The CBDT has notified changes in SHR vide notification no. 25/2020 dt. 20th May 2020. The notification said that the rates with the changes applicable for AY 2017-18 to AY 2019-20 would continue to apply for AY 2020-21 also, i.e. for the Financial Year 2019-20.

 Earlier, these were made applicable for three years. Still, this time the Government seems to have decided to announce only for one year considering that the Covid-19 disruptions would impact businesses in FY 2020-21.

 It is, therefore, expected that the minimum rates of profit margins might be reduced when the SHR are notified for the FY 2020-21 as the overall margins of the industries described above have declined.

Impact on Advance Pricing Agreements

An APA is an agreement between the CBDT and any person, which determines, in advance, the ALP or specifies the manner of the determination of ALP (or both), in relation to an international transaction.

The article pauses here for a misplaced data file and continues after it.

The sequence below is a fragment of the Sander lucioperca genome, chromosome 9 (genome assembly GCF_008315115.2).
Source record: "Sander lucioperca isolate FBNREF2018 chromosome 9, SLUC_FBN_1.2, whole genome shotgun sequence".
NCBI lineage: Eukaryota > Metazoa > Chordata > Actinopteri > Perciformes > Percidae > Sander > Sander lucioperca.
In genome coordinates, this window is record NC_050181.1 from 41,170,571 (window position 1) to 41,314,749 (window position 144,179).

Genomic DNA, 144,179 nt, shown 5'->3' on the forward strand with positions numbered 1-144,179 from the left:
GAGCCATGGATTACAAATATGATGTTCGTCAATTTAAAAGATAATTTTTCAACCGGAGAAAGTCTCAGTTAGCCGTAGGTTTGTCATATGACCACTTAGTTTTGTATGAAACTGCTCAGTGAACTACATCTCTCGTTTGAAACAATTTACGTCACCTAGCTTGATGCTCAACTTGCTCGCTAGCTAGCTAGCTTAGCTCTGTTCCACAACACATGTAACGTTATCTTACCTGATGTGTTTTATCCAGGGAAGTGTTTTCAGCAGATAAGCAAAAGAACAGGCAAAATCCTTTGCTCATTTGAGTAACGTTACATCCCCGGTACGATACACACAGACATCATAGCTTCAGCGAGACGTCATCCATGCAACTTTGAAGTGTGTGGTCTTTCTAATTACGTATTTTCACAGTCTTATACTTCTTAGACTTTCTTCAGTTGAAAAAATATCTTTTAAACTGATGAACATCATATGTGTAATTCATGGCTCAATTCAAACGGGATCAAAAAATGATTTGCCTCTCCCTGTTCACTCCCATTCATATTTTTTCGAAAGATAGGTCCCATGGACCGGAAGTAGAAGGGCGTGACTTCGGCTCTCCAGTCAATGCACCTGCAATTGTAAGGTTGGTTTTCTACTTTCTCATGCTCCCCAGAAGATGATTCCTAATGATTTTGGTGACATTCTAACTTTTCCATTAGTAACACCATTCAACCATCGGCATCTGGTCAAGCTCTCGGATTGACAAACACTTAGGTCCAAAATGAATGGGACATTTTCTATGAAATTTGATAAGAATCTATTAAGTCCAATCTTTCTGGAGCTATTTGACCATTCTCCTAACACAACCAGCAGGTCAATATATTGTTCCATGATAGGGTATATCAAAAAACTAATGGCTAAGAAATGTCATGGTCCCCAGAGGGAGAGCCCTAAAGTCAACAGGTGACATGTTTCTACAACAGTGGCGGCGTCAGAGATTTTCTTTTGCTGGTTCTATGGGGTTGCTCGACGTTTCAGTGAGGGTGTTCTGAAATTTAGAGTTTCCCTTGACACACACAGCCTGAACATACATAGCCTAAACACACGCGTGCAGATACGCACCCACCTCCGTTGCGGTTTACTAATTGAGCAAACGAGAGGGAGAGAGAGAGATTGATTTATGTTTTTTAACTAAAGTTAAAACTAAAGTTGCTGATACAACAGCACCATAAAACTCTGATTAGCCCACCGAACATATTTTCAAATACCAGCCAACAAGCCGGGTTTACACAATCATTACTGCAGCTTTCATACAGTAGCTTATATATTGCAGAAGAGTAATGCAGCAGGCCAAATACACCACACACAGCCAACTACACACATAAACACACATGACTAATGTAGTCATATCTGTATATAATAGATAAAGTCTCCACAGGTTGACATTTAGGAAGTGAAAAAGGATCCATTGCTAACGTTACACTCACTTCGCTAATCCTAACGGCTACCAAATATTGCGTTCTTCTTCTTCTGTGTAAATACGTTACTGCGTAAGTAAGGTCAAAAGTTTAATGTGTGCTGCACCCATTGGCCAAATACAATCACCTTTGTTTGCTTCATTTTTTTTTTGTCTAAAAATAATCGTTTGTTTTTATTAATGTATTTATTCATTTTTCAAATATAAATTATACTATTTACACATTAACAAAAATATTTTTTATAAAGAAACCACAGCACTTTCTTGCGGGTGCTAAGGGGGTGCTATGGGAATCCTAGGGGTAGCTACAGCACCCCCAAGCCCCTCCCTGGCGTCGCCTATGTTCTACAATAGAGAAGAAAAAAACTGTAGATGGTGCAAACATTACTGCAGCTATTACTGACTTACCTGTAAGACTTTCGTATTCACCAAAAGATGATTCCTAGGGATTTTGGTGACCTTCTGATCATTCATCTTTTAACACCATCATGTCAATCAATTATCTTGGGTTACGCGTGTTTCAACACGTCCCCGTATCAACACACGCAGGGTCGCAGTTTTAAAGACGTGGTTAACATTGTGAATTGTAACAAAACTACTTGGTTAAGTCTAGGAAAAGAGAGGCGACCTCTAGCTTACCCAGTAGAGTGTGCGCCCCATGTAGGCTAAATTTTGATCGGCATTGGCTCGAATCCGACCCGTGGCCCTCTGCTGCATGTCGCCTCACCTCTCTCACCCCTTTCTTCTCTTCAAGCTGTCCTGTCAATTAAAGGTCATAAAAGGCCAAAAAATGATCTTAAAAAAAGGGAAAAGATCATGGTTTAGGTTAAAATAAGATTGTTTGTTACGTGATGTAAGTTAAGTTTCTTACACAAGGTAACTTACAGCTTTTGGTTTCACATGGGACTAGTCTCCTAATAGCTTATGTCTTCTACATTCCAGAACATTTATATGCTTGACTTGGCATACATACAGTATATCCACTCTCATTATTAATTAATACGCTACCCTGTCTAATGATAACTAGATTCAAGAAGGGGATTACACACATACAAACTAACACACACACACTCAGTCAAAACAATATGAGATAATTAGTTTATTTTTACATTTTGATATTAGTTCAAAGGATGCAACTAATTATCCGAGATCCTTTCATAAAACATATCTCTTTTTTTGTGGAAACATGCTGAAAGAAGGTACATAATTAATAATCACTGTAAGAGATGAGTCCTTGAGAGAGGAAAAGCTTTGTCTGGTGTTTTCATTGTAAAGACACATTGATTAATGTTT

The primary objective of an APA is to provide certainty and comfort to taxpayers so that predictable and foreseeable conditions and outcomes can be expected regarding transfer pricing practices. The benefits of an APA are many. The risk of double taxation is eliminated in the bilateral APA. The APA also provides for an agreement on maintenance of documentation, so that the burden of record-keeping is reduced. Further, there is no full-scale transfer pricing audit and only a compliance audit to check the adherence to the agreed terms and conditions.

The APA was introduced in the year 2012 in the Act. The provisions regarding the rollback of the APA were added later in the year 2015.